MRI scans of stroke patients can indicate when the stroke occurred, a revelation that could allow more aggressive treatment to limit brain damage, French researchers report online November 2 in Radiology.
For a person arriving at a hospital with a stroke, the clock is ticking. When a clot obstructs an artery in the brain, millions of neurons are lost with each passing minute as tissue is starved of blood and oxygen. A clot-busting drug called tPA, or tissue plasminogen activator, can often dissolve the clot and free up the vessel. But the drug is generally considered safe to administer only in the first three to 4½ hours after a stroke begins (SN: 10/25/08, p. 16).
Stoke patients typically get a CT scan, which enables doctors to discern whether the stroke results from a blood clot or, less commonly, from a hemorrhage, which shows up as a dark mass on the CT, says neurologist Andrew Barreto of the University of Texas Medical School at Houston. MRI, or magnetic resonance imaging, is used much less often and usually only at large medical centers.
Unfortunately, a CT scan cannot pinpoint when a stroke began. Neither can many patients, either because they can’t recall exactly when their symptoms first appeared or because they woke up already in the throes of a stroke. In such cases, doctors “guesstimate” the stroke’s onset, Barreto says, but hesitate to give tPA if too many hours might have passed. Giving tPA too late won’t help tissue that’s already dead and risks causing a brain bleed. After the tPA window closes there is little doctors can do but monitor the patient.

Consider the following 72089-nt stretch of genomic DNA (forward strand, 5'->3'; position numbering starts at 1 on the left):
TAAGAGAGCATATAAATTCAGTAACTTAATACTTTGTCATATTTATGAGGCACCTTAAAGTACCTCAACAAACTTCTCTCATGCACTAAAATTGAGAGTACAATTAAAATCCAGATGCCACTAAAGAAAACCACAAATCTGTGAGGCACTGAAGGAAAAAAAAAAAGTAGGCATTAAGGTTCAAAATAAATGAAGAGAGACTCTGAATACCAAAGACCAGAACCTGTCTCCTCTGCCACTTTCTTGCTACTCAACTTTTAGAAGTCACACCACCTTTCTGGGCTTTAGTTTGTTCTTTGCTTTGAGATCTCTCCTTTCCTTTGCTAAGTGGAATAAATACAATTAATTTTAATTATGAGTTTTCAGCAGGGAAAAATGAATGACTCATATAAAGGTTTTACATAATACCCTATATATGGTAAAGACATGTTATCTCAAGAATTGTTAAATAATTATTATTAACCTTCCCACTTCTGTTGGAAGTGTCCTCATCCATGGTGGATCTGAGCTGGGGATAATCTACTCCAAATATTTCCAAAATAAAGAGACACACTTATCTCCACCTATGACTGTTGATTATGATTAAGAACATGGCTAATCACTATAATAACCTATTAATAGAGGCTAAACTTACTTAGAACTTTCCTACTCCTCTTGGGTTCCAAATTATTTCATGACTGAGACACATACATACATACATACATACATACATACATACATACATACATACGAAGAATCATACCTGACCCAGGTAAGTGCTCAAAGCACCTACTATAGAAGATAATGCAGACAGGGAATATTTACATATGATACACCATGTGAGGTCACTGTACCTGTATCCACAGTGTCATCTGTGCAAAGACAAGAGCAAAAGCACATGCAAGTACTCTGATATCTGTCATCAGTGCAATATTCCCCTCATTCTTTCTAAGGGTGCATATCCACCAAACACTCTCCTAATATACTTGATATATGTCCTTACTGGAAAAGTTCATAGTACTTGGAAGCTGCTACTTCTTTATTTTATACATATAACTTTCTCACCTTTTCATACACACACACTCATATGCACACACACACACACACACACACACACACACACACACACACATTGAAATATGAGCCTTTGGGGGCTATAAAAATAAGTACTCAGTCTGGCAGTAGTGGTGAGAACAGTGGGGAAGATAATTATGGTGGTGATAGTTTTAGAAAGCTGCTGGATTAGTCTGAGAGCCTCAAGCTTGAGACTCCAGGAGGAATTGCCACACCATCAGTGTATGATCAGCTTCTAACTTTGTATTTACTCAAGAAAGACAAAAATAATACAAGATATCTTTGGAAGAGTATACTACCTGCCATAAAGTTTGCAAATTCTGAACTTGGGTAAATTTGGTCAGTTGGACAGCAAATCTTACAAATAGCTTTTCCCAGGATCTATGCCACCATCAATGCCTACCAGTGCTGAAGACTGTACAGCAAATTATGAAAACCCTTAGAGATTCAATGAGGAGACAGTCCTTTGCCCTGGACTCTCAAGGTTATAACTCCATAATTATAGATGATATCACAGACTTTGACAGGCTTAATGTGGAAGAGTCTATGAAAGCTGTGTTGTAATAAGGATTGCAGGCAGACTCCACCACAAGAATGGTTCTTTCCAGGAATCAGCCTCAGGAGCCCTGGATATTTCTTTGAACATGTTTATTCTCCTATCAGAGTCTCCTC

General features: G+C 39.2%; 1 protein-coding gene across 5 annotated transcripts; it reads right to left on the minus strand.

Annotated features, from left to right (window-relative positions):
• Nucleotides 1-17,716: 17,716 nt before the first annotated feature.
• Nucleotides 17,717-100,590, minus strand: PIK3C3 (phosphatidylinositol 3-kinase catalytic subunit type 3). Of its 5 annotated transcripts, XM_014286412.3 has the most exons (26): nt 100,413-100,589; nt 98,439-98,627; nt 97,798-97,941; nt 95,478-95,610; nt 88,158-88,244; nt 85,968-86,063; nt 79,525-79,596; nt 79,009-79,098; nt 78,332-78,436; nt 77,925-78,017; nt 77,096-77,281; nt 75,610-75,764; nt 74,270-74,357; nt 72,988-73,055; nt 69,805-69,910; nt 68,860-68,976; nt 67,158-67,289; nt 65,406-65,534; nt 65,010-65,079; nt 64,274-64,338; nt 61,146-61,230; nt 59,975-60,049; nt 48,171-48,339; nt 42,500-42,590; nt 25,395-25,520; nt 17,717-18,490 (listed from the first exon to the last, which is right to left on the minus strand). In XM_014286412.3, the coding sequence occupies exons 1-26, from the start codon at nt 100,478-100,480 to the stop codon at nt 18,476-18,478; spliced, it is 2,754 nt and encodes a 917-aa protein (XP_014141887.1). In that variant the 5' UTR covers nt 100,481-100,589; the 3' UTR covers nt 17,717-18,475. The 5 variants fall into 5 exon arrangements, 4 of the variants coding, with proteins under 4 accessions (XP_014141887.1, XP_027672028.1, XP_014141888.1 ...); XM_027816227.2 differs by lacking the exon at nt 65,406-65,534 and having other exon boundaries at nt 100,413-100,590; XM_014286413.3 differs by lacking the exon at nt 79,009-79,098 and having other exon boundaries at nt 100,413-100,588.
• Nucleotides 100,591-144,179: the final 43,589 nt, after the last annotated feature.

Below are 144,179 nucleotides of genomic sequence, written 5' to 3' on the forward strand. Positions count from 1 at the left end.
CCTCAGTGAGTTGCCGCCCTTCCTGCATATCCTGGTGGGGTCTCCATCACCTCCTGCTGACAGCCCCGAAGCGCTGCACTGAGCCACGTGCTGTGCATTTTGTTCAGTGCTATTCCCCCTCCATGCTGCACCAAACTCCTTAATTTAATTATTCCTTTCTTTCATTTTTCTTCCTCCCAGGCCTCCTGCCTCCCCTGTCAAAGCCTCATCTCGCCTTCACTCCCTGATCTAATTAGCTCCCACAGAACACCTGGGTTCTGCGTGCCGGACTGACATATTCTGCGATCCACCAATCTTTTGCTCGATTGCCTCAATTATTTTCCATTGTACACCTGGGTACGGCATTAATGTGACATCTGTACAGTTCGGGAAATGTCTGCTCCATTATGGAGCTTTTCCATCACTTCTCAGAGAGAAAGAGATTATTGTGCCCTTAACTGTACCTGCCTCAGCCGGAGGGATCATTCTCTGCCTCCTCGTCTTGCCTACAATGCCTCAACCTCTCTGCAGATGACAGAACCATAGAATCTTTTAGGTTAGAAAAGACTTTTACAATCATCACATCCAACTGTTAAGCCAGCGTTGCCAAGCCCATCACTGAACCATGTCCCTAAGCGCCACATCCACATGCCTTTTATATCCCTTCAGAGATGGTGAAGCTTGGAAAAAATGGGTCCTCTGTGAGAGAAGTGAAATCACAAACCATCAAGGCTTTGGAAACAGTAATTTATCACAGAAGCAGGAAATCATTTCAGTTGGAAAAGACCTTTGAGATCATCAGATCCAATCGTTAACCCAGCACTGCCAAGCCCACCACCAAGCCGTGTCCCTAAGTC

MRI offers a more precise look into the brain of a stroke patient than a CT scan. In the new study, physicians Catherine Oppenheim and Mina Petkova of the University of Paris Descartes examined MRIs of 130 patients, average age 65, who had been admitted to Sainte-Anne Hospital in Paris from May 2006 to October 2008 with clot-based strokes that had documented onset times. About half had undergone an MRI within three hours of onset, while the others were imaged three to 12 hours after stroke symptoms started.
The doctors examined the MRIs without knowing when each was done. They applied three standard tests to what they observed, all measurements that assessed the extent of dead tissue in the brain resulting from a clot. One measurement, called fluid-attenuated inversion recovery, clearly distinguished between MRIs taken during the first three hours and those taken later. That measurement was accurate in about 90 percent of cases, whereas the other tests were less exact. “MRI could be used as a surrogate marker of stroke [duration] when the onset time of the stroke is unknown,” Oppenheim and her colleagues conclude.
“These data look provocative,” Barreto says. “If a CT scan shows no bleeding but subtle changes, you don’t always know what to do with the patient. That’s where an MRI is superior.” The MRI measurement that worked best in this study might reveal whether it’s advisable to give tPA six hours or more after onset, especially in people who awaken with a stroke, he says. Although an MRI can take 30 to 45 minutes to complete, Baretto says, that delay might be worthwhile if the readings expand the group of patients who could benefit from tPA. “It’s not perfect,” he says, “but it’s really good compared with other tests.”